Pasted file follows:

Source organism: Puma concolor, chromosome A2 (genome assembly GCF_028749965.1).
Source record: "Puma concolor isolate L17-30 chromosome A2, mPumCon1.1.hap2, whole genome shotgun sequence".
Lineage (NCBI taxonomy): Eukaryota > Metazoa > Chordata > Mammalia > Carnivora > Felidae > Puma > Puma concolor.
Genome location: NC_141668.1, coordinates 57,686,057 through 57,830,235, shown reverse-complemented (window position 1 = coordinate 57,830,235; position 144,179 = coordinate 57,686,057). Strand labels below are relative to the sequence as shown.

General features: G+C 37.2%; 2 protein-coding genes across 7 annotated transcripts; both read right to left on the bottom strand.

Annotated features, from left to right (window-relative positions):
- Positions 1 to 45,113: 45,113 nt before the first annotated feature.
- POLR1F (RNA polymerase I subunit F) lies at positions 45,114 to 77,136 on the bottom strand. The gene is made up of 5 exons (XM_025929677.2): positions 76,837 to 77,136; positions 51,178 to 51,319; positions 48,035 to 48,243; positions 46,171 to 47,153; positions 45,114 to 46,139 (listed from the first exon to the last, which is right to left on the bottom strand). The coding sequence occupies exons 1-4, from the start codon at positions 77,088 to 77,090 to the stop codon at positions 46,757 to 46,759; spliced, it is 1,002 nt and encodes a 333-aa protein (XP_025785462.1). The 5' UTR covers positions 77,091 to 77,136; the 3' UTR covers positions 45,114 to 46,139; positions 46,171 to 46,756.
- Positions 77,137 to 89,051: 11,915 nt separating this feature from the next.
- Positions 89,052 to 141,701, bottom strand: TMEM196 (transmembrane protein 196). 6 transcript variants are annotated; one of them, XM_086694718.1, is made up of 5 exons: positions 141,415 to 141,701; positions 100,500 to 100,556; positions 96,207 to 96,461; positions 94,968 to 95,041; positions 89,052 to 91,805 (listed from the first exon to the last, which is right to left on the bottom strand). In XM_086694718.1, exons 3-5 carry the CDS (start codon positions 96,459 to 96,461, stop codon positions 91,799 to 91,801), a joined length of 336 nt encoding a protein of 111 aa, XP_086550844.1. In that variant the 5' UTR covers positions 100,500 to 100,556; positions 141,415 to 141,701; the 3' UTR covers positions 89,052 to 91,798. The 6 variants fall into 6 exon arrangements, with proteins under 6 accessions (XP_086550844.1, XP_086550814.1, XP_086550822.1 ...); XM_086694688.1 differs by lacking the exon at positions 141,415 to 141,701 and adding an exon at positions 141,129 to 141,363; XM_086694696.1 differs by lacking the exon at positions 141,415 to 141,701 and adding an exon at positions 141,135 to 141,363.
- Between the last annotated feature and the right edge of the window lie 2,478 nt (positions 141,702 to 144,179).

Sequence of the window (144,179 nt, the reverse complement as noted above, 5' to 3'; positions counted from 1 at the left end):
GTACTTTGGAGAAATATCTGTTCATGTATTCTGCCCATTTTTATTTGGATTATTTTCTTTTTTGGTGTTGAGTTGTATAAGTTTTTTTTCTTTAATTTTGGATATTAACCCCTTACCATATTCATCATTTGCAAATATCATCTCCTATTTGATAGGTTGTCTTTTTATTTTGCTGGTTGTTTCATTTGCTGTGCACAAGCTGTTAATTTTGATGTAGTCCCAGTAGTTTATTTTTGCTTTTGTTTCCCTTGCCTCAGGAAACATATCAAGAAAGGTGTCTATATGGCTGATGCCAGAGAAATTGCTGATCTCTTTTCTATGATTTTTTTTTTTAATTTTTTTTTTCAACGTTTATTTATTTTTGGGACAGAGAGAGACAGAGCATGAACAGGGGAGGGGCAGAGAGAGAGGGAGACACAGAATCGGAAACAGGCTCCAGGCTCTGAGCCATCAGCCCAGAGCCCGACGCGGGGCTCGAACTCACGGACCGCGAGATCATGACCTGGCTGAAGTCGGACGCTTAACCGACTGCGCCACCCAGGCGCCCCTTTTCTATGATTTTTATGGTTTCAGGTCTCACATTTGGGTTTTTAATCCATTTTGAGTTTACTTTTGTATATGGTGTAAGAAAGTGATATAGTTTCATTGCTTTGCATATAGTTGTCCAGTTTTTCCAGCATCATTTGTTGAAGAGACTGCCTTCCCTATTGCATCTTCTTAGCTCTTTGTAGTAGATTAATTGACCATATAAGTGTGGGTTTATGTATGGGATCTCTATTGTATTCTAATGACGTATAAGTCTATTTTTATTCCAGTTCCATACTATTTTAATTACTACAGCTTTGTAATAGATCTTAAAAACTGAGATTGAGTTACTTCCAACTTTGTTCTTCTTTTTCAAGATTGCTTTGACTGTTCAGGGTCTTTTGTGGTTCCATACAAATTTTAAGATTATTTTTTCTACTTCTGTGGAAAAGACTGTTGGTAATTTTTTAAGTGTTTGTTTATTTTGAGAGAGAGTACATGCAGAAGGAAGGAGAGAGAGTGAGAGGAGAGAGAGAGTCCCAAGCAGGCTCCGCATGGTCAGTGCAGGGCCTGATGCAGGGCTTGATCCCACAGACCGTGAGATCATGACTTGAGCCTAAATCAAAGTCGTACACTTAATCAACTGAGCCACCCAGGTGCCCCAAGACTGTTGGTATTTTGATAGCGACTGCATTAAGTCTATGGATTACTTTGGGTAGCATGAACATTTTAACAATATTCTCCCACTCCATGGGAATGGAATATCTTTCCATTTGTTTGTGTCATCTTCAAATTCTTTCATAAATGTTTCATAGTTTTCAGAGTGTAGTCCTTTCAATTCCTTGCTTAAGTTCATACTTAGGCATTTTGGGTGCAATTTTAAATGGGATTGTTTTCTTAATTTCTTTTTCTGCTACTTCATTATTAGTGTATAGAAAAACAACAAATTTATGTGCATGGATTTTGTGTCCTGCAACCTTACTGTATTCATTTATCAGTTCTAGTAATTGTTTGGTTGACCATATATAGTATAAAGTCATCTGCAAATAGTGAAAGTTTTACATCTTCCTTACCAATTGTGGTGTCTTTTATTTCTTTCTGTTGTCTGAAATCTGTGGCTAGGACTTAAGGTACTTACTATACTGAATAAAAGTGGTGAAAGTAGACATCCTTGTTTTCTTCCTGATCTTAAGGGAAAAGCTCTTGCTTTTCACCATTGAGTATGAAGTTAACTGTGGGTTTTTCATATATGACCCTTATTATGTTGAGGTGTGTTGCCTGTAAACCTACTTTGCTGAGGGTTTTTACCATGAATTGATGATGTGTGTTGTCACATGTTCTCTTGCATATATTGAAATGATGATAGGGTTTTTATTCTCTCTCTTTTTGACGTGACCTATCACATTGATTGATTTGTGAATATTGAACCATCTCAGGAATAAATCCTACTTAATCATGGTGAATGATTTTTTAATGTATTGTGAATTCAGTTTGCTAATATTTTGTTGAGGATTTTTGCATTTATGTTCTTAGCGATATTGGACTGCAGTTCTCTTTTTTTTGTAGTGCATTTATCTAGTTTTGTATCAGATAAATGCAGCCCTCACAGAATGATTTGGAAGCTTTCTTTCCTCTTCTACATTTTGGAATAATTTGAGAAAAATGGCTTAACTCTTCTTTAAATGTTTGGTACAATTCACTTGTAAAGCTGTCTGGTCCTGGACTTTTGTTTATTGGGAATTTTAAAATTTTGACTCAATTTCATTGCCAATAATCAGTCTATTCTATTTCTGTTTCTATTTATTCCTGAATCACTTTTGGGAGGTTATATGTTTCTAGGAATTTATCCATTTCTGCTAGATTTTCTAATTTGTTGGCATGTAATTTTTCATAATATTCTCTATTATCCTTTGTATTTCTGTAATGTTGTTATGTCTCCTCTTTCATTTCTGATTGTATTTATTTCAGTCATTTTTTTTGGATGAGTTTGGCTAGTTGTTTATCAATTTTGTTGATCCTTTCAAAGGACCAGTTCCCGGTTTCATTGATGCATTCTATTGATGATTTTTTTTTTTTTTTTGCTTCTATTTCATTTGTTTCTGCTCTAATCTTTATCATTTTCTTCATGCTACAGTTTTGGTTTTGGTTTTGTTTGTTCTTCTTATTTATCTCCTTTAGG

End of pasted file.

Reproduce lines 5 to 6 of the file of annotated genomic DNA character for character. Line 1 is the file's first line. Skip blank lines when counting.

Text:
General features: G+C 37.2%; 2 protein-coding genes across 7 annotated transcripts; both read right to left on the bottom strand.

Annotated features, from left to right (window-relative positions):